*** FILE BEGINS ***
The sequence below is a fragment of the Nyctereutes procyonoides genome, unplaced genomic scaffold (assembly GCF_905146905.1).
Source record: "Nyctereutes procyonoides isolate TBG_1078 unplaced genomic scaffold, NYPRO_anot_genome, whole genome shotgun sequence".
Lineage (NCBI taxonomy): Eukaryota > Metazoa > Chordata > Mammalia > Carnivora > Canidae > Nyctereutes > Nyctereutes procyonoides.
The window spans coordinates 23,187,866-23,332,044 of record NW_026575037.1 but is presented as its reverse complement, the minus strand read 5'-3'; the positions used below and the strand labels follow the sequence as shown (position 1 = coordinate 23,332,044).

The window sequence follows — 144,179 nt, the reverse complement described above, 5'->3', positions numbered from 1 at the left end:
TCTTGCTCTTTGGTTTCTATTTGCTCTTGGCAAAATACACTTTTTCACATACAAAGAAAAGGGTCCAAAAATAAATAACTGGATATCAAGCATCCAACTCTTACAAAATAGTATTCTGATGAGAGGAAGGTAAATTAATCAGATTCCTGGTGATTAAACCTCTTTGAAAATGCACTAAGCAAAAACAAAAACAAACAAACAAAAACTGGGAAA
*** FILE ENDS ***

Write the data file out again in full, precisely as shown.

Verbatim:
The sequence below is a fragment of the Nyctereutes procyonoides genome, unplaced genomic scaffold (assembly GCF_905146905.1).
Source record: "Nyctereutes procyonoides isolate TBG_1078 unplaced genomic scaffold, NYPRO_anot_genome, whole genome shotgun sequence".
Lineage (NCBI taxonomy): Eukaryota > Metazoa > Chordata > Mammalia > Carnivora > Canidae > Nyctereutes > Nyctereutes procyonoides.
The window spans coordinates 23,187,866-23,332,044 of record NW_026575037.1 but is presented as its reverse complement, the minus strand read 5'-3'; the positions used below and the strand labels follow the sequence as shown (position 1 = coordinate 23,332,044).

The window sequence follows — 144,179 nt, the reverse complement described above, 5'->3', positions numbered from 1 at the left end:
TCTTGCTCTTTGGTTTCTATTTGCTCTTGGCAAAATACACTTTTTCACATACAAAGAAAAGGGTCCAAAAATAAATAACTGGATATCAAGCATCCAACTCTTACAAAATAGTATTCTGATGAGAGGAAGGTAAATTAATCAGATTCCTGGTGATTAAACCTCTTTGAAAATGCACTAAGCAAAAACAAAAACAAACAAACAAAAACTGGGAAA